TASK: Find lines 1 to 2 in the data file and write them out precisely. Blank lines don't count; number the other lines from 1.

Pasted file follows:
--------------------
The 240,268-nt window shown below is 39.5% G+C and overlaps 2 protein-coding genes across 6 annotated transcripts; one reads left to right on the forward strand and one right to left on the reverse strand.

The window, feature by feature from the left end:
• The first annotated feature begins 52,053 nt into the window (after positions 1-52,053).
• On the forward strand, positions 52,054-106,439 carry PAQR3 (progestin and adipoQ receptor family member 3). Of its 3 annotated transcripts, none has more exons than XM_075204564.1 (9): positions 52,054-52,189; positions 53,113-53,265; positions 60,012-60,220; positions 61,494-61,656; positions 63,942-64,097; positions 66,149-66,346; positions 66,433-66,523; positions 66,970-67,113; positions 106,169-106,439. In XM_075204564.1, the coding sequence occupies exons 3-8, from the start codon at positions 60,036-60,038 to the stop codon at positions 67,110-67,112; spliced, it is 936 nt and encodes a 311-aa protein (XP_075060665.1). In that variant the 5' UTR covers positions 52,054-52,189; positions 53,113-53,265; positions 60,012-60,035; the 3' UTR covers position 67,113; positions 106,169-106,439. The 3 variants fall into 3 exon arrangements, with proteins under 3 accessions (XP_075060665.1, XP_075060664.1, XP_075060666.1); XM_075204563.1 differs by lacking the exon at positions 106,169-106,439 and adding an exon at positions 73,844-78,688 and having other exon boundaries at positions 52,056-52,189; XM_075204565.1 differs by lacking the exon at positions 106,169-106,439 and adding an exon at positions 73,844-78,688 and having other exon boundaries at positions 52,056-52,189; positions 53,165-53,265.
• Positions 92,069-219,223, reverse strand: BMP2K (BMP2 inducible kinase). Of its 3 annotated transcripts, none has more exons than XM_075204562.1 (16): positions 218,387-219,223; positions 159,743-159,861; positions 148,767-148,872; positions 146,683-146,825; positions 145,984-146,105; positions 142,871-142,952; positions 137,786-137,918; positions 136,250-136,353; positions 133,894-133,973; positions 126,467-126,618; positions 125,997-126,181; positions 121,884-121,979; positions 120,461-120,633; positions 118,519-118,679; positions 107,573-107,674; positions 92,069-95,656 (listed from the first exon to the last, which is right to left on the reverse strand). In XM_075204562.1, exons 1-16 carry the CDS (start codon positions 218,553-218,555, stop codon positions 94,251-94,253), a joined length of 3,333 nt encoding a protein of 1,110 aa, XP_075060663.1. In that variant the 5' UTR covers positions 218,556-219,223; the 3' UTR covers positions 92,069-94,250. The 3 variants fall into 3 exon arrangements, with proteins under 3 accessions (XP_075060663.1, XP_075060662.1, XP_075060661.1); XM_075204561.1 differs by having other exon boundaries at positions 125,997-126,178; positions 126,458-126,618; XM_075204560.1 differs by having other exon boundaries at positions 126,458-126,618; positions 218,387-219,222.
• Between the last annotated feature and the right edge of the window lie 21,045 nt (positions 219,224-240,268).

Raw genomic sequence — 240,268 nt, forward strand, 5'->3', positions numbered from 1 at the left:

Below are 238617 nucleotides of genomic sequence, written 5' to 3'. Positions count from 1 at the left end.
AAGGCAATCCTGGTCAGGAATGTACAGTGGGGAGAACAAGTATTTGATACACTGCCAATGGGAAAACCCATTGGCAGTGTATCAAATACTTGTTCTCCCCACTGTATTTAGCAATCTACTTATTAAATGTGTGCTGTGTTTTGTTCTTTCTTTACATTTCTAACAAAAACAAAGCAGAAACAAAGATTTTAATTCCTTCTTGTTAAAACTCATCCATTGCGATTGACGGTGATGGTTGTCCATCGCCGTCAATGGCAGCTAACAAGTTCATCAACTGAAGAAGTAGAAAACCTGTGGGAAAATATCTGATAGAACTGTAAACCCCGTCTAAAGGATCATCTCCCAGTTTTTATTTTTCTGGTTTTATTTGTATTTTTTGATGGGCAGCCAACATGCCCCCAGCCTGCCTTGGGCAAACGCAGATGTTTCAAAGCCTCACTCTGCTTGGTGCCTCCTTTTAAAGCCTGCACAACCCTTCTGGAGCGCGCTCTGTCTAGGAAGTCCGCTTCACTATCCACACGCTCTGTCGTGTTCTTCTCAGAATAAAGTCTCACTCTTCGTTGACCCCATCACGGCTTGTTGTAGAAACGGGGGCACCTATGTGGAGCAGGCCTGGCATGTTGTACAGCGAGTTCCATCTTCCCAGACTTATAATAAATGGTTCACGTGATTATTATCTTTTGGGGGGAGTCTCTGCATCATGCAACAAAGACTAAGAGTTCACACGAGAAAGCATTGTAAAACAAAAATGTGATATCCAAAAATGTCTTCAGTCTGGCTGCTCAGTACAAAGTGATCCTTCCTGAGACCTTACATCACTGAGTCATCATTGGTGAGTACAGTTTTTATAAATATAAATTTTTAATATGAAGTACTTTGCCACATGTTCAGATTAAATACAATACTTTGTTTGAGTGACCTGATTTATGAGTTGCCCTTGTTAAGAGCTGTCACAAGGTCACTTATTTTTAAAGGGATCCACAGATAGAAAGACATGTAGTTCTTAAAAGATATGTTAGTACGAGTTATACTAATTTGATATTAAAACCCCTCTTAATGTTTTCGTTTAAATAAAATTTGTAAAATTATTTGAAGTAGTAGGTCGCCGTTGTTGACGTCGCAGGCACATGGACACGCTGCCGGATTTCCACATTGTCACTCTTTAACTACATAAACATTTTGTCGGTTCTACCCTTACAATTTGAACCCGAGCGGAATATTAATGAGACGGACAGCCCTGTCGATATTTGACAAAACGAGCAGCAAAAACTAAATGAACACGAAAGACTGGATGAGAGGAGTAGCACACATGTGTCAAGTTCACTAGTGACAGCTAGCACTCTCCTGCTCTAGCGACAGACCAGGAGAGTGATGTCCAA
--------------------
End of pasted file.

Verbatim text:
The 240,268-nt window shown below is 39.5% G+C and overlaps 2 protein-coding genes across 6 annotated transcripts; one reads left to right on the forward strand and one right to left on the reverse strand.

The window, feature by feature from the left end: